Mysteries of Earth and Mars
Earth is almost twice the diameter of Mars. If Earth were the size of a baseball, Mars would be the size of a ping-pong ball. Nearly 70 percent of Earth is covered with liquid water; Mars has none. The sun warms Earth's surface to more than 100 degrees Fahrenheit. On Mars the temperature rarely surpasses the freezing mark.
Image to right: Despite their obvious differences, Mars and the Earth have much in common. Credit: NASA
Yet in many ways, Mars is more like Earth than any other planet in the solar system. Both have valleys and mountains, weather and seasons, and volcanoes and ice caps. At 24 hours and 39 minutes, the Martian day is only a little bit longer than Earth's. And although dry today, Mars may at one time have had enough liquid water to support primitive forms of life.
"JASON Expedition: Mysteries of Earth and Mars" is the latest in a series of supplementary science curricula for grades 4-9 developed by the nonprofit JASON Project, a subsidiary of the National Geographic Society. Through a variety of classroom and online activities, students explore the similarities and differences between Earth and Mars. They discover what can be learned about each planet from studying the other.
The Mysteries of Earth and Mars series includes a student activities book, teachers guide, introductory video and access to JASON's online community. The expedition is highlighted by a weeklong broadcast (via satellite or the Internet) featuring scientists, students and teachers conducting research in the field. The broadcast is scheduled for Jan. 30 through Feb. 4, 2006.
"Today's middle school students have grown up with video games, the Internet and other technologies that grab their attention," said Caleb Schutz, JASON Project president. "We try to capture their excitement for exploration and discovery by using parallel technologies and partnering it with enthusiastic teachers."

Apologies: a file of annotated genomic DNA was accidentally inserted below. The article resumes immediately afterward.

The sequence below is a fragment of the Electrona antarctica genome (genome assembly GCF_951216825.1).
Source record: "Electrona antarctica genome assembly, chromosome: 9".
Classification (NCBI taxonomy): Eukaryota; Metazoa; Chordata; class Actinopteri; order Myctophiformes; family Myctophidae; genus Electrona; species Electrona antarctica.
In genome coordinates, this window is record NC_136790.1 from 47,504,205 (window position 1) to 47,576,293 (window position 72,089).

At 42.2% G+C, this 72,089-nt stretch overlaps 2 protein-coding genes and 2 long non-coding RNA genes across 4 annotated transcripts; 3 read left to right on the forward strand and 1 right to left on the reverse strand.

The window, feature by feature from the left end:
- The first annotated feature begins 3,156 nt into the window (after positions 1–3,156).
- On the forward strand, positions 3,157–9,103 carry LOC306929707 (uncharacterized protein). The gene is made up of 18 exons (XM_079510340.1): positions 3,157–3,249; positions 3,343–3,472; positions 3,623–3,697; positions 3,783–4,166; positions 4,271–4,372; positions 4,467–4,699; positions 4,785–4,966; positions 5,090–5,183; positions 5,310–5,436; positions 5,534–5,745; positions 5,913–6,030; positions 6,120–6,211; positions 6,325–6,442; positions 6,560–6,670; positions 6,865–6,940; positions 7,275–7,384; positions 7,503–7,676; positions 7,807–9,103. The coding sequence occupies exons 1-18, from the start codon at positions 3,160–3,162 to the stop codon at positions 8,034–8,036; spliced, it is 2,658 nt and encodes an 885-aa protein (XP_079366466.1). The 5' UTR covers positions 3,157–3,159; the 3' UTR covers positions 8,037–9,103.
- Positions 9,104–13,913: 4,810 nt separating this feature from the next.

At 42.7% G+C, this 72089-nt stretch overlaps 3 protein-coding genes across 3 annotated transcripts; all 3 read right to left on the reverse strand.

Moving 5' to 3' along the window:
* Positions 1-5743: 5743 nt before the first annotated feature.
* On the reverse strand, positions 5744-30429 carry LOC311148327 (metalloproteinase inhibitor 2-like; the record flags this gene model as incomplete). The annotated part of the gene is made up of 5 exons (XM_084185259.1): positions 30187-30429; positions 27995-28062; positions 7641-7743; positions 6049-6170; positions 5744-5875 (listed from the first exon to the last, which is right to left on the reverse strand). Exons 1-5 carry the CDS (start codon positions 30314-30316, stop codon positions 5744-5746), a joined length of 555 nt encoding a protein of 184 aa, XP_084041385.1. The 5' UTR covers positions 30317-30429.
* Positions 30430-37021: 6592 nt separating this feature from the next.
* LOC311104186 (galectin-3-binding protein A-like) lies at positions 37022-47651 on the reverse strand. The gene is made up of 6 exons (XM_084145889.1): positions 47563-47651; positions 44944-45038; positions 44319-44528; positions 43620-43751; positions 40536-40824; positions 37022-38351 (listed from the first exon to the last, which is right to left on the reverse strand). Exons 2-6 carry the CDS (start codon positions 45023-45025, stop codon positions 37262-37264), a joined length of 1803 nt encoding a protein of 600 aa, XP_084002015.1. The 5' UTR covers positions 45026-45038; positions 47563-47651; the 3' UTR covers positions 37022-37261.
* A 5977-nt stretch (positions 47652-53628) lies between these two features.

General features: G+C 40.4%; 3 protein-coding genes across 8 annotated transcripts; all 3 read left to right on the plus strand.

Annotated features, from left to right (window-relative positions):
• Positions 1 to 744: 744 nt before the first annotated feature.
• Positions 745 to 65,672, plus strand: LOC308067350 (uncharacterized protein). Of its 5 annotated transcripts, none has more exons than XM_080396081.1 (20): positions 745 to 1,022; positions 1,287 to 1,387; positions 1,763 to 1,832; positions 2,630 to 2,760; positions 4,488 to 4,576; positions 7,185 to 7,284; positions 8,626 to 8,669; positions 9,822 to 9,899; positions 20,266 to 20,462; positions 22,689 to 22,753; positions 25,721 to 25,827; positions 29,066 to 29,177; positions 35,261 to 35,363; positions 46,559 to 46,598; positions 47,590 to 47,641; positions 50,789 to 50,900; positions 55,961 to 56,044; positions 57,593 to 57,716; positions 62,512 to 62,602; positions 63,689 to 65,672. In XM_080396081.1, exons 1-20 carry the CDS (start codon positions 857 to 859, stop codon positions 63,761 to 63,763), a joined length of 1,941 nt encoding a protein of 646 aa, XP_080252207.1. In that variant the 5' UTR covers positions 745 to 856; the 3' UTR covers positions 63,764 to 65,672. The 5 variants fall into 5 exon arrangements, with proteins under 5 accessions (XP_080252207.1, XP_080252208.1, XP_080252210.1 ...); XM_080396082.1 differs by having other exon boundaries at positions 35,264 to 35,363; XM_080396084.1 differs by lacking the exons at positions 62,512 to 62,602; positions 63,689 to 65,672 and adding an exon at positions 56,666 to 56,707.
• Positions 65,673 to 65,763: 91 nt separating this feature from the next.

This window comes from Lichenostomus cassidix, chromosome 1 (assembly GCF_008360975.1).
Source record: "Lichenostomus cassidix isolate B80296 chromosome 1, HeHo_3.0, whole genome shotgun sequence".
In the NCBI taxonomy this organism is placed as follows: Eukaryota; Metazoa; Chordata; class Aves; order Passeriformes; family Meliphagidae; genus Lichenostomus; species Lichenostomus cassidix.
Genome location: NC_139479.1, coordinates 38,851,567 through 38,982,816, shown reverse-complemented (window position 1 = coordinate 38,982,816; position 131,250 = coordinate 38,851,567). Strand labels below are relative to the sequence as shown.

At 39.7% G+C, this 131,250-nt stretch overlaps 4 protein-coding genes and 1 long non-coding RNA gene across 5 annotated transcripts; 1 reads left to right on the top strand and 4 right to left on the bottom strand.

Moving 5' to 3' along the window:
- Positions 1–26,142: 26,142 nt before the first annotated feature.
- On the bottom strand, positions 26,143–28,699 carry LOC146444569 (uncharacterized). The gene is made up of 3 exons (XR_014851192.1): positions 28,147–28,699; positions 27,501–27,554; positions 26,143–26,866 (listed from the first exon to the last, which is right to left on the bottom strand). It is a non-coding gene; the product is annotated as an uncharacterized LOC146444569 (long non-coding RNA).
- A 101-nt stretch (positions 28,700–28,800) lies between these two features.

Image to left: Jim Garvin, NASA scientist at Goddard Space Flight Center, will discuss what can be learned from studying craters on Earth and Mars. Credit: NASA
Activities include designing and building a model Mars rover, simulating the formation of an impact crater, analyzing a Martian meteorite, comparing and contrasting Earth and Mars-like soil, and studying water samples and aquatic forms of life. The activities support national education standards in science, math, geography, technology and language arts.
Students also get to know the expedition's "host researchers" -- NASA and university scientists and engineers, as well as college students majoring in science and engineering. In print and online, the host researchers talk about how they became interested in their fields. They explain how they conduct their work and what tools they use. They discuss where they like to travel and what they do for fun. They also offer advice to students thinking about a career in science.
Image to right: Tracy Drain, a systems engineer at NASA's Jet Propulsion Laboratory, will explain how the Mars Reconnaissance Orbiter's many systems can work together so smoothly. Credit: NASA
Seven NASA centers have participated to support this year's "Mysteries of Earth and Mars" expedition, with three of them -- the Ames Research Center, the Johnson Space Center and the Goddard Space Flight Center -- hosting free training sessions for teachers and planning to air the expedition broadcast.
In addition to its student expeditions, JASON offers professional development opportunities for teachers through online courses, face-to-face workshops and an annual educators conference. JASON is supported by NASA, the National Oceanic and Atmospheric Administration, the U.S. Department of Education, other government agencies and private entities.
For more information on JASON and previous expeditions, please visit: http://www.jason.org.
Earth/Mars Comparison Poster
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Dan Stillman/Institute for Global Environmental Strategies